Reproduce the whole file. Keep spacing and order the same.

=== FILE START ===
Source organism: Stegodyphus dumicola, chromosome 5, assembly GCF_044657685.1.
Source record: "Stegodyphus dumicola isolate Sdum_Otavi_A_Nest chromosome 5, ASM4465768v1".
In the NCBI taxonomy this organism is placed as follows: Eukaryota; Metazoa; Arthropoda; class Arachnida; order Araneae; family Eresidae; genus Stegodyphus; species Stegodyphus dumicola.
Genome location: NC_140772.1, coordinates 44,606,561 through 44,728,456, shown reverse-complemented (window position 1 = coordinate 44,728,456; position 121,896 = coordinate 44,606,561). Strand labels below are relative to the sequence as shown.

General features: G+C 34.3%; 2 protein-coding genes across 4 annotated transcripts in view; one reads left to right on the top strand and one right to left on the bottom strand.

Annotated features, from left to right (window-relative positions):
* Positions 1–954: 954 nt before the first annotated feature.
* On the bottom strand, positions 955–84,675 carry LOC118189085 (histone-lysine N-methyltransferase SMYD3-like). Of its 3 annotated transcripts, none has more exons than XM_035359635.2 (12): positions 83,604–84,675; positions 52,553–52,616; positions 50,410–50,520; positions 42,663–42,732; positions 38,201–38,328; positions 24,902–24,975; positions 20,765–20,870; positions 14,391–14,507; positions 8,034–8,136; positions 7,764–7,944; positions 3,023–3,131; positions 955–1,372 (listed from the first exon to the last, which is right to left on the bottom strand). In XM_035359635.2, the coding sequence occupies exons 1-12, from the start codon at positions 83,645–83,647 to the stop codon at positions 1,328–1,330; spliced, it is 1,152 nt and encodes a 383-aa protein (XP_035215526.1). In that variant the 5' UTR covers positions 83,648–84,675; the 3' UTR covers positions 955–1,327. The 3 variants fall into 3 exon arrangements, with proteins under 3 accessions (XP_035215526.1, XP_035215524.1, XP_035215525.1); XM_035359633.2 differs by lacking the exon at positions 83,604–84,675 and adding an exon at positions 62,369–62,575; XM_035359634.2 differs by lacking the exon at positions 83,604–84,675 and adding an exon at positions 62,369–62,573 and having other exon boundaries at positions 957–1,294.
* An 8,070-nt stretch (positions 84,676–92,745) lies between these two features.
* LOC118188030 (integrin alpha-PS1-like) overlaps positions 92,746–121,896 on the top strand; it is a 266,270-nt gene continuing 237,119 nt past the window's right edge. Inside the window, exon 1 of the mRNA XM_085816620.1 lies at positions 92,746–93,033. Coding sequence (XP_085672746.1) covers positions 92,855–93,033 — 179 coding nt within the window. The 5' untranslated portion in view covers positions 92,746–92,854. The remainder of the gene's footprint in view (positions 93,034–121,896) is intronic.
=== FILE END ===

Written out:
Source organism: Stegodyphus dumicola, chromosome 5, assembly GCF_044657685.1.
Source record: "Stegodyphus dumicola isolate Sdum_Otavi_A_Nest chromosome 5, ASM4465768v1".
In the NCBI taxonomy this organism is placed as follows: Eukaryota; Metazoa; Arthropoda; class Arachnida; order Araneae; family Eresidae; genus Stegodyphus; species Stegodyphus dumicola.
Genome location: NC_140772.1, coordinates 44,606,561 through 44,728,456, shown reverse-complemented (window position 1 = coordinate 44,728,456; position 121,896 = coordinate 44,606,561). Strand labels below are relative to the sequence as shown.

General features: G+C 34.3%; 2 protein-coding genes across 4 annotated transcripts in view; one reads left to right on the top strand and one right to left on the bottom strand.

Annotated features, from left to right (window-relative positions):
* Positions 1–954: 954 nt before the first annotated feature.
* On the bottom strand, positions 955–84,675 carry LOC118189085 (histone-lysine N-methyltransferase SMYD3-like). Of its 3 annotated transcripts, none has more exons than XM_035359635.2 (12): positions 83,604–84,675; positions 52,553–52,616; positions 50,410–50,520; positions 42,663–42,732; positions 38,201–38,328; positions 24,902–24,975; positions 20,765–20,870; positions 14,391–14,507; positions 8,034–8,136; positions 7,764–7,944; positions 3,023–3,131; positions 955–1,372 (listed from the first exon to the last, which is right to left on the bottom strand). In XM_035359635.2, the coding sequence occupies exons 1-12, from the start codon at positions 83,645–83,647 to the stop codon at positions 1,328–1,330; spliced, it is 1,152 nt and encodes a 383-aa protein (XP_035215526.1). In that variant the 5' UTR covers positions 83,648–84,675; the 3' UTR covers positions 955–1,327. The 3 variants fall into 3 exon arrangements, with proteins under 3 accessions (XP_035215526.1, XP_035215524.1, XP_035215525.1); XM_035359633.2 differs by lacking the exon at positions 83,604–84,675 and adding an exon at positions 62,369–62,575; XM_035359634.2 differs by lacking the exon at positions 83,604–84,675 and adding an exon at positions 62,369–62,573 and having other exon boundaries at positions 957–1,294.
* An 8,070-nt stretch (positions 84,676–92,745) lies between these two features.
* LOC118188030 (integrin alpha-PS1-like) overlaps positions 92,746–121,896 on the top strand; it is a 266,270-nt gene continuing 237,119 nt past the window's right edge. Inside the window, exon 1 of the mRNA XM_085816620.1 lies at positions 92,746–93,033. Coding sequence (XP_085672746.1) covers positions 92,855–93,033 — 179 coding nt within the window. The 5' untranslated portion in view covers positions 92,746–92,854. The remainder of the gene's footprint in view (positions 93,034–121,896) is intronic.